It seems ironic to me, that mail art, such an ephemeral, temporary art form, always in transition and a state of flux, is held in boxes, and files, and forced into an archival existance.
When I first started out in mail art, I did document a great deal of what I received and what I sent out. I would photograph decorated envelopes I made, and keep folders full of xeroxed artworks I mailed out. After awhile, I questioned why I was doing all this documenting. Why was I saving the remnants and shadows of my sendings? I took on a different view, and lived in the sending and receiving, not the delicate perservation. When its sent, it’s gone. Though I do have a great deal of trouble throwing things away, to this day. Never thrown out a letter. It all goes into boxes, largely marked….MAIL, and thats it. I enjoy the now, and not in reviewing and filing what’s in the boxes. So…. why do I hang on to the box? Who knows, maybe one day soon, I will build a giant catapult and send each box off into space, one by one, with a big bang! Or bury each box deep in the ground, to be discovered by archeologists hundreds of years from now. And whatever I choose to do with these boxes of mail, the bigger question is, “Will I document the act of what I do with them?”

RJ : Well, at least you should invite some other mail artists for such an occasion…..! There is another side to documentation of course. The people who don’t know anything about mail art normally want to know about what has been going on and what it is all about. The only sources nowadays are the mail artists themselves and (if they keep any) their archives. The books about mail art mostly are written by mail artists, and non-participants just don’t seem to understand what mail art is all about. How would you reply to a person that asks about your “mail art” when you know he/she doesn’t know what it is about?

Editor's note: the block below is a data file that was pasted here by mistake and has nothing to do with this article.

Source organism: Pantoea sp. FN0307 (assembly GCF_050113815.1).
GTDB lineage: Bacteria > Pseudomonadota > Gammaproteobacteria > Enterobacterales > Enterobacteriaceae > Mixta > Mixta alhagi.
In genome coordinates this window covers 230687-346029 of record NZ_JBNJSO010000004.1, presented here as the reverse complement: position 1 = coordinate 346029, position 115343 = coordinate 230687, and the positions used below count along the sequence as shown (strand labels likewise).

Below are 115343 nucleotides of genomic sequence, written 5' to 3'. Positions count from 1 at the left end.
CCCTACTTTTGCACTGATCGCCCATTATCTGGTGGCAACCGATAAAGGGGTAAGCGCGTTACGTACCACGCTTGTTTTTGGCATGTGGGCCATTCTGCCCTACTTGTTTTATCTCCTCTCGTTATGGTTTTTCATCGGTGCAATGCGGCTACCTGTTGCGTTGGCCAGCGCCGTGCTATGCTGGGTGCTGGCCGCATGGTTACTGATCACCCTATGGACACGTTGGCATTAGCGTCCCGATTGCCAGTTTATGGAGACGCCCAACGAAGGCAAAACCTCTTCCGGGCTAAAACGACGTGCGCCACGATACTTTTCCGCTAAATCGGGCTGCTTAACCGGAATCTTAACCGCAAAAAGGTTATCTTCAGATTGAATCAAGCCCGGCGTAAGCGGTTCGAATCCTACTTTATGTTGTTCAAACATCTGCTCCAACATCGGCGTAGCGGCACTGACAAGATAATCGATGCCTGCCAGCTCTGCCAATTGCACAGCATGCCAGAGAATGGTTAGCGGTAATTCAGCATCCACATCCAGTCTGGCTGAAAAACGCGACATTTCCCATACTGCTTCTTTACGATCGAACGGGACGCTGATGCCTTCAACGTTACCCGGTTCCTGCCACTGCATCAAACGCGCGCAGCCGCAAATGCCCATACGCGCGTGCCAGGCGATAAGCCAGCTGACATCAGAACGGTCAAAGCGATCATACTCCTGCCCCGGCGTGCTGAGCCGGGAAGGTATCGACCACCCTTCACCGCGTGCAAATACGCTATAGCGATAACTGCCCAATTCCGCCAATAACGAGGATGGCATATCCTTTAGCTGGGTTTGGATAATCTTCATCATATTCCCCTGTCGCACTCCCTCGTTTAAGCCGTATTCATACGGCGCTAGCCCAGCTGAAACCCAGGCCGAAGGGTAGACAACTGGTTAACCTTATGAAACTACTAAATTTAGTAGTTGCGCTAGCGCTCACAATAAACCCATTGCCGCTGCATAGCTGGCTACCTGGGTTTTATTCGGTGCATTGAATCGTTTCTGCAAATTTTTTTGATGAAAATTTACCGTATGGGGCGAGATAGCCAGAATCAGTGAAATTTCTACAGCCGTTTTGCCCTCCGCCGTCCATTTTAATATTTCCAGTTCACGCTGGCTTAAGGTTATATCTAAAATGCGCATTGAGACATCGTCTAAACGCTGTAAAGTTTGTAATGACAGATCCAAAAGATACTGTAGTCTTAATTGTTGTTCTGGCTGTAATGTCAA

Reply on 16-3-1996
JS : I agree with your point about the documentation – that’s why I mentioned that it does have historical value. Much of history is based upon such preserved remnants of an era, or genre of subculture. Of course the other side of that coin is that what “we” base history on, is a very small portion of the overall scene. Historically – the archives that are being kept and written about and looked at, are only a percentage of the overall picture. Usually “history” comes out very one sided & biased. Are the “big names” in mail art, that every one notes, and writes about, are they giving an acurate account of the mail art scene, entirely? I don’t know, I’m just throwing out the question. And do people within the scene include or exclude certain people at a whim, when they choose?

From my experiences and observations, I notice the ‘cliques’ in mail art, the closed circles that are very difficult to enter. I wonder if this will affect the historical representation of mail art. Mail art hasn’t truely hit the mainstream of society, so few people do know what it’s about. The popularity of rubber stamps & art made from them did open up a lot of people into the mail art realm, that weren’t aware of it before. Many of my friends over the years have admired the mail I receive and ask about it. They see the decorated envelopes, rubberstamp art, xeroxed stuff inside or whatever, and they are very intriged. They think it’s wonderful & ask what it is all about. The easiest response is that its art that gets about through the mail. Big art, small art, xeroxed, painted, written, anything goes. And like a chain letter, once you’ve sent out a few pieces your name and address are picked up and the network process kicks in. You’ll always have someone to send things to, and you’ll always be receiving something.